More than 1,600 people who once went to Harvard Alumni are saying something loud: they won’t give money until Harvard does something about antisemitism. This big move comes as people across the country are telling colleges to deal with hate speech, especially after the Israel-Hamas situation.
Big People and Friends Together
Some big Harvard friends, like billionaires Bill Ackman and Leslie Wexner, already said they might stop giving if Harvard doesn’t fix things. Now, a big group of regular Harvard friends is joining in. They formed the Harvard College Jewish Alumni Association (HCJAA) just last month, and they wrote a letter to President Claudine Gay and Dean Rakesh Khurana, saying they need to fix this fast.
Special HCJAA: Making History
The HCJAA is the first group of Jewish friends from Harvard ever. They’re asking Harvard to treat them like an official group, make solid plans to protect Jewish students, and agree to the antisemitism definition from the International Holocaust Remembrance Alliance.
Friends’ Worries: Talking About Terrorism and Being Human
In their letter, the HCJAA friends talked about having to argue against terrorism and asking Harvard to see their humanity. Now, more than 1,600 friends are part of this movement, asking for real changes to keep every student safe.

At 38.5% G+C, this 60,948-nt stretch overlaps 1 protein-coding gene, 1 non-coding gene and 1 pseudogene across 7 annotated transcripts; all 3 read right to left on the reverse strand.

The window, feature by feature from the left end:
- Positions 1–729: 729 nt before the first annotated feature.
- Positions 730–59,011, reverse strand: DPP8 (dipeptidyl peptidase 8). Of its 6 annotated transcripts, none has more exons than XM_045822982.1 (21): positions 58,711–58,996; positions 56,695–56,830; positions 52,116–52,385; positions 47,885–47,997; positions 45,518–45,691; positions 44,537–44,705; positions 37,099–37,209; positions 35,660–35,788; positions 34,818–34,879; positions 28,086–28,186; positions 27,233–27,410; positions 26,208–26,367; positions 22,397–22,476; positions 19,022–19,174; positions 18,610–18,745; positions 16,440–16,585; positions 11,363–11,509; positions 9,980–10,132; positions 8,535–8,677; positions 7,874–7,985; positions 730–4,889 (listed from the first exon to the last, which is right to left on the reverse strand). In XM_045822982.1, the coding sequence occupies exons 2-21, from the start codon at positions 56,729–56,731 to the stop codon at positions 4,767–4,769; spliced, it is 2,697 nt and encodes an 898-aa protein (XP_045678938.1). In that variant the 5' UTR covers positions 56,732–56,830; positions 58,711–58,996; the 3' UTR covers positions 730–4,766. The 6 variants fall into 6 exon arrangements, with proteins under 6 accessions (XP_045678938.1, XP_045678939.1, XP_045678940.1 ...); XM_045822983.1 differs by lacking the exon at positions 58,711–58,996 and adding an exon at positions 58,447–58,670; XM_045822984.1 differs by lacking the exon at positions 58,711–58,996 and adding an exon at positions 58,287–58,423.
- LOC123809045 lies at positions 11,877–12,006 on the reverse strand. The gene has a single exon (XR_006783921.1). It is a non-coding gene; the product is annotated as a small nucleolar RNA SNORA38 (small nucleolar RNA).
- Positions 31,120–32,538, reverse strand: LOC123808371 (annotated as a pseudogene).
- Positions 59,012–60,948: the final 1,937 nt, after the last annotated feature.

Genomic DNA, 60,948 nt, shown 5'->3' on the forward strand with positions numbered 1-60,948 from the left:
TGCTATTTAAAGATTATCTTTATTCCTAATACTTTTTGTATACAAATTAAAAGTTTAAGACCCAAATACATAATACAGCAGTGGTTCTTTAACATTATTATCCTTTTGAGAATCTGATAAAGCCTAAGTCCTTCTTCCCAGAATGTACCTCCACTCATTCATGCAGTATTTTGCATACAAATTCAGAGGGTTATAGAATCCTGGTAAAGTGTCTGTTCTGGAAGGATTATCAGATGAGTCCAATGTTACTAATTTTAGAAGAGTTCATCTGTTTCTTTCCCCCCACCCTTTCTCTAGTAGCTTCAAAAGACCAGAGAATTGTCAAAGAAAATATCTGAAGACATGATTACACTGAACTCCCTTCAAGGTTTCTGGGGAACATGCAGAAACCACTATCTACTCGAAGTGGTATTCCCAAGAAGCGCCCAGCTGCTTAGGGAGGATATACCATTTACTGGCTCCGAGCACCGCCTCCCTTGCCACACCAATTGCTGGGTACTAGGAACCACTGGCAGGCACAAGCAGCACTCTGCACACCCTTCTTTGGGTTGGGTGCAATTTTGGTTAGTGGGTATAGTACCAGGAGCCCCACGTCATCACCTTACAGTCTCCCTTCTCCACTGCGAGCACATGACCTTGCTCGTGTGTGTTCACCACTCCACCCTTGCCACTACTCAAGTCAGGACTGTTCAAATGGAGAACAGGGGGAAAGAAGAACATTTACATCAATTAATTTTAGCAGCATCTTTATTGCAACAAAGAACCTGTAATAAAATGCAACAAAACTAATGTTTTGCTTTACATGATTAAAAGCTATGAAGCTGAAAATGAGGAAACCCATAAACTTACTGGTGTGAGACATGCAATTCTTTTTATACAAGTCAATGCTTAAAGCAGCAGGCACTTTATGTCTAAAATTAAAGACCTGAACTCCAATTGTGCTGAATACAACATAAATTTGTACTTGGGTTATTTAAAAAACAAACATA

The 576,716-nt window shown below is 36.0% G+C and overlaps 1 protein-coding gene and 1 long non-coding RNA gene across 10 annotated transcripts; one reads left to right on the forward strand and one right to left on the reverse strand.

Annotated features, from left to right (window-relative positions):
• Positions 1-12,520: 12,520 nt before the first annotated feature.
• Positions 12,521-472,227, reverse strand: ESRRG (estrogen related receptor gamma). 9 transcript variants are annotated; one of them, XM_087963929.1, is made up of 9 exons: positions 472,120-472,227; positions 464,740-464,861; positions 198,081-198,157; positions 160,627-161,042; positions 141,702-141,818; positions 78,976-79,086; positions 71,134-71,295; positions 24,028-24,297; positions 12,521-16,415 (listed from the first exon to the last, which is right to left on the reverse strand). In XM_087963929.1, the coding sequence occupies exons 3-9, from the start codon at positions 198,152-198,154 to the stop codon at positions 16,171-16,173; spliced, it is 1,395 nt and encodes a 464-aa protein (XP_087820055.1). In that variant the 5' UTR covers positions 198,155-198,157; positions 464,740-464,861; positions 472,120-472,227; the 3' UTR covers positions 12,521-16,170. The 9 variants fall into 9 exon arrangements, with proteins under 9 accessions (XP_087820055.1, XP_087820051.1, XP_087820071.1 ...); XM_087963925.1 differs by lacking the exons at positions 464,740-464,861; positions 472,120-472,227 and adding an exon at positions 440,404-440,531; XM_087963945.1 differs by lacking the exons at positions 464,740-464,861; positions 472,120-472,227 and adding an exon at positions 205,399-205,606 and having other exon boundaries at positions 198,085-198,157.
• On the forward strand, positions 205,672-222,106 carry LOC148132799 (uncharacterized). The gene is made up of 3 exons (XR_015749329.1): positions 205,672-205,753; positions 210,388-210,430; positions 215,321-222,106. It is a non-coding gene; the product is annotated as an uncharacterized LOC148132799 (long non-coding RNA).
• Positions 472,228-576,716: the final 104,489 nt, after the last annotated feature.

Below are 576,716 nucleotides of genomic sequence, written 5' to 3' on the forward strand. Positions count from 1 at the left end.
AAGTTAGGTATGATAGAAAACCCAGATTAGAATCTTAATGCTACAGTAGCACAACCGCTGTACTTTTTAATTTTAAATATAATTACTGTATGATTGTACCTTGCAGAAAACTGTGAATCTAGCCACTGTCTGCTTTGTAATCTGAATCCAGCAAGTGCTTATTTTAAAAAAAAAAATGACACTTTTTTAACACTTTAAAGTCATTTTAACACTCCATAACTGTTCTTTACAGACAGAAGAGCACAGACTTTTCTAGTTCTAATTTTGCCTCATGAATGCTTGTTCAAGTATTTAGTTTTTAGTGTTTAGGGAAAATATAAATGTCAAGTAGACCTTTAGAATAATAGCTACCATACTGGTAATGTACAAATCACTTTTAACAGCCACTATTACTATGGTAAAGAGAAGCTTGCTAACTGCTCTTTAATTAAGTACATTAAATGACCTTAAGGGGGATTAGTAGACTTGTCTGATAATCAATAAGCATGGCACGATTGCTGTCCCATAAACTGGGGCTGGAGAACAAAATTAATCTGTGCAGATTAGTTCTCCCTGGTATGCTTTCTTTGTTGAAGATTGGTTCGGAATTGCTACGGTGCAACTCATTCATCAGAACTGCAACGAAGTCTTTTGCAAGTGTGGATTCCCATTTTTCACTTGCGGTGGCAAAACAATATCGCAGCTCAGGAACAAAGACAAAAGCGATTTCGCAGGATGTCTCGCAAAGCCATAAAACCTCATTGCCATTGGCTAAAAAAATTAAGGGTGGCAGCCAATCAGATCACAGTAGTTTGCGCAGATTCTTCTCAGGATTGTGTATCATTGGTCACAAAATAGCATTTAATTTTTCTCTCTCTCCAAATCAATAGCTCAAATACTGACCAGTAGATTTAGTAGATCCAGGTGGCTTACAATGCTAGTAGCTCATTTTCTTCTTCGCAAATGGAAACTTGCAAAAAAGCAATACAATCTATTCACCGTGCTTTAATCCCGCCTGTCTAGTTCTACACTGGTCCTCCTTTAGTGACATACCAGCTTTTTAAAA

What Harvard Says: Fighting Antisemitism
President Claudine Gay answered the worries, saying Harvard doesn’t like hate and will work on fixing it. She said they’re looking into how antisemitism shows up at Harvard, planning to teach everyone about it, and trying to work with others to make Harvard better.
Money Matters: Friends’ Impact
If these friends really stop giving money, it could be a big deal for Harvard because a lot of the school’s money comes from people giving. It’s not just about money; it shows friends aren’t happy.
Friends Together: Speaking Out the Same
Rebecca Claire Brooks, who helps lead HCJAA, said this is a movement where all friends, no matter how much money they usually give, can show they don’t like what’s happening on campus.
Friends Everywhere: More People Speaking Up
Harvard is not the only place where friends are saying they’re not happy. Over 300 friends from Cooper Union said they might stop giving because they think the school didn’t do enough during anti-Israel protests. This is part of a bigger talk across the country about making campuses better for everyone.
In the end, what these Harvard friends are doing tells us that more and more people want schools to really fight antisemitism and listen to what their friends are saying. It’s not just about money; it’s about making sure everyone feels safe and respected.